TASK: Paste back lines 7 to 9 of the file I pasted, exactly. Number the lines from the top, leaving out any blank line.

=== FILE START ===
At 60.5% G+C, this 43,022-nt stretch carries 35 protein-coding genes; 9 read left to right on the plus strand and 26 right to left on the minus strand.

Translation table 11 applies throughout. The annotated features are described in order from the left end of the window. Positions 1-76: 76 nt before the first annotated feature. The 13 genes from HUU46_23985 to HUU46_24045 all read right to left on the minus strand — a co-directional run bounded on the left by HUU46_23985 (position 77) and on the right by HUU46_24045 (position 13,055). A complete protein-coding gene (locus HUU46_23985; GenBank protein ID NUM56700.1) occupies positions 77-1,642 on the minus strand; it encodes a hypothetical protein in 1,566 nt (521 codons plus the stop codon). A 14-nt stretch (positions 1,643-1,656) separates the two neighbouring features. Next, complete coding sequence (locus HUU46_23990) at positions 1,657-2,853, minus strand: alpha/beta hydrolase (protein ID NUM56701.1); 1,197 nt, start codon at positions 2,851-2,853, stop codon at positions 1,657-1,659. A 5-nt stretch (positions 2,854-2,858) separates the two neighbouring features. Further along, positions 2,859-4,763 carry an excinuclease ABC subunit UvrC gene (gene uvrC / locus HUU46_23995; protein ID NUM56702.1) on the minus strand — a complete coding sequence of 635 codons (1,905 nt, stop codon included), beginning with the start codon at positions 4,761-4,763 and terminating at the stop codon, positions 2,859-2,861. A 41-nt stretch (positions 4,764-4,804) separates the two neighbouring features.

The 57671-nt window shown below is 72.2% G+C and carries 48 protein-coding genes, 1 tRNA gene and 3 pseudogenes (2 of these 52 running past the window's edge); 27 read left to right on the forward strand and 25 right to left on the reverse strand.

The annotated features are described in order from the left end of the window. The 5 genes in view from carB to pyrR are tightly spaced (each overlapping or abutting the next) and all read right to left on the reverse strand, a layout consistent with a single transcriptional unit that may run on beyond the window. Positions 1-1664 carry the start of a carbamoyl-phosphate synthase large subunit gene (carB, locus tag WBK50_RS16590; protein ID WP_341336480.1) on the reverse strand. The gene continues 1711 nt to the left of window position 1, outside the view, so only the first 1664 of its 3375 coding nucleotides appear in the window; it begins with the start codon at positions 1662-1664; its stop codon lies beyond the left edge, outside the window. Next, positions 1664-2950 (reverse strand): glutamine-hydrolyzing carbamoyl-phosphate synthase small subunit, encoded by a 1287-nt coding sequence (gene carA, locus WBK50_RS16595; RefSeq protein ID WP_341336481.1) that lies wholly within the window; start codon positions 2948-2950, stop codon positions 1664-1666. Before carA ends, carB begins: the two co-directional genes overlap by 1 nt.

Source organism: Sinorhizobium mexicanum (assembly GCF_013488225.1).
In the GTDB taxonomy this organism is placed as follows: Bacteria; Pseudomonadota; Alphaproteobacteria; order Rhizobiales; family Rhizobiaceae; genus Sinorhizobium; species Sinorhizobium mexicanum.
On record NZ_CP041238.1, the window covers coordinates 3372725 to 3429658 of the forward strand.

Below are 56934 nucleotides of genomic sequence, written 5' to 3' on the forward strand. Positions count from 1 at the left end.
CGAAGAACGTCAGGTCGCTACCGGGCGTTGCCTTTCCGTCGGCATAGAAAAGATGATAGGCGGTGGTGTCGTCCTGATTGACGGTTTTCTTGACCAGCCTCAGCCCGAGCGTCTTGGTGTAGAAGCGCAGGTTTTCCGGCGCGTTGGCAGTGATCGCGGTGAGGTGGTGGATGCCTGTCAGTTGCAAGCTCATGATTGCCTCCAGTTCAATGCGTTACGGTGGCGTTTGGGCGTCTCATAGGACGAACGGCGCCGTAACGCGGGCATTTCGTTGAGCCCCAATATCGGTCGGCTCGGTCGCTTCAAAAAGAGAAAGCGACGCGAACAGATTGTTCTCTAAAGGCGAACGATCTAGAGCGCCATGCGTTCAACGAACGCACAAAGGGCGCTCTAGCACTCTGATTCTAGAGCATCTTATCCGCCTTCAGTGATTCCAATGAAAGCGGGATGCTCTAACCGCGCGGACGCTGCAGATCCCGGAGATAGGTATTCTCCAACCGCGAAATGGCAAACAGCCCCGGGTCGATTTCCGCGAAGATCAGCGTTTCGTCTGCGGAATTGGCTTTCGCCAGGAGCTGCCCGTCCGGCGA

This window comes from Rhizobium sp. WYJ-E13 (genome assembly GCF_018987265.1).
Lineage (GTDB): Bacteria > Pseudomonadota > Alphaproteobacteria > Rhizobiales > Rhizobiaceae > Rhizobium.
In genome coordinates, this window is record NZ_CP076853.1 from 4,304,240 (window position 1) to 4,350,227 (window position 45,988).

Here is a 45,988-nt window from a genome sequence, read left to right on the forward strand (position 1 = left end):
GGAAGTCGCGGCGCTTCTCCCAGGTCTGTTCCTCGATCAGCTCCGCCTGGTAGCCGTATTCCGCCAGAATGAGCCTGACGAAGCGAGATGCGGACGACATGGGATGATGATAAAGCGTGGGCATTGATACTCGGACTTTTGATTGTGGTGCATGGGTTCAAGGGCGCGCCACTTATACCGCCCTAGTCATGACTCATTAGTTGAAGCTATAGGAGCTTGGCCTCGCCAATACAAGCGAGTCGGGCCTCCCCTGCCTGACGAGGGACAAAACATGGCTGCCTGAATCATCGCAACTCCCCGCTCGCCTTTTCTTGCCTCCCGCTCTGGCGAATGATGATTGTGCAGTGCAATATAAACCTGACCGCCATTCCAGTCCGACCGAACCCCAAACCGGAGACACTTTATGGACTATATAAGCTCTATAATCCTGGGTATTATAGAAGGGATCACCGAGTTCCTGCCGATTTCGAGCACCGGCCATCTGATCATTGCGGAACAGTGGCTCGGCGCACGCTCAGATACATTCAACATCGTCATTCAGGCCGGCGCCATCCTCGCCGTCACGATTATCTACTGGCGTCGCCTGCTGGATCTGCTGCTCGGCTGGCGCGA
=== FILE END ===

On record NZ_CP041238.1, the window covers coordinates 3372725 to 3429658 of the forward strand.

Below are 56934 nucleotides of genomic sequence, written 5' to 3' on the forward strand. Positions count from 1 at the left end.
CGAAGAACGTCAGGTCGCTACCGGGCGTTGCCTTTCCGTCGGCATAGAAAAGATGATAGGCGGTGGTGTCGTCCTGATTGACGGTTTTCTTGACCAGCCTCAGCCCGAGCGTCTTGGTGTAGAAGCGCAGGTTTTCCGGCGCGTTGGCAGTGATCGCGGTGAGGTGGTGGATGCCTGTCAGTTGCAAGCTCATGATTGCCTCCAGTTCAATGCGTTACGGTGGCGTTTGGGCGTCTCATAGGACGAACGGCGCCGTAACGCGGGCATTTCGTTGAGCCCCAATATCGGTCGGCTCGGTCGCTTCAAAAAGAGAAAGCGACGCGAACAGATTGTTCTCTAAAGGCGAACGATCTAGAGCGCCATGCGTTCAACGAACGCACAAAGGGCGCTCTAGCACTCTGATTCTAGAGCATCTTATCCGCCTTCAGTGATTCCAATGAAAGCGGGATGCTCTAACCGCGCGGACGCTGCAGATCCCGGAGATAGGTATTCTCCAACCGCGAAATGGCAAACAGCCCCGGGTCGATTTCCGCGAAGATCAGCGTTTCGTCTGCGGAATTGGCTTTCGCCAGGAGCTGCCCGTCCGGCGA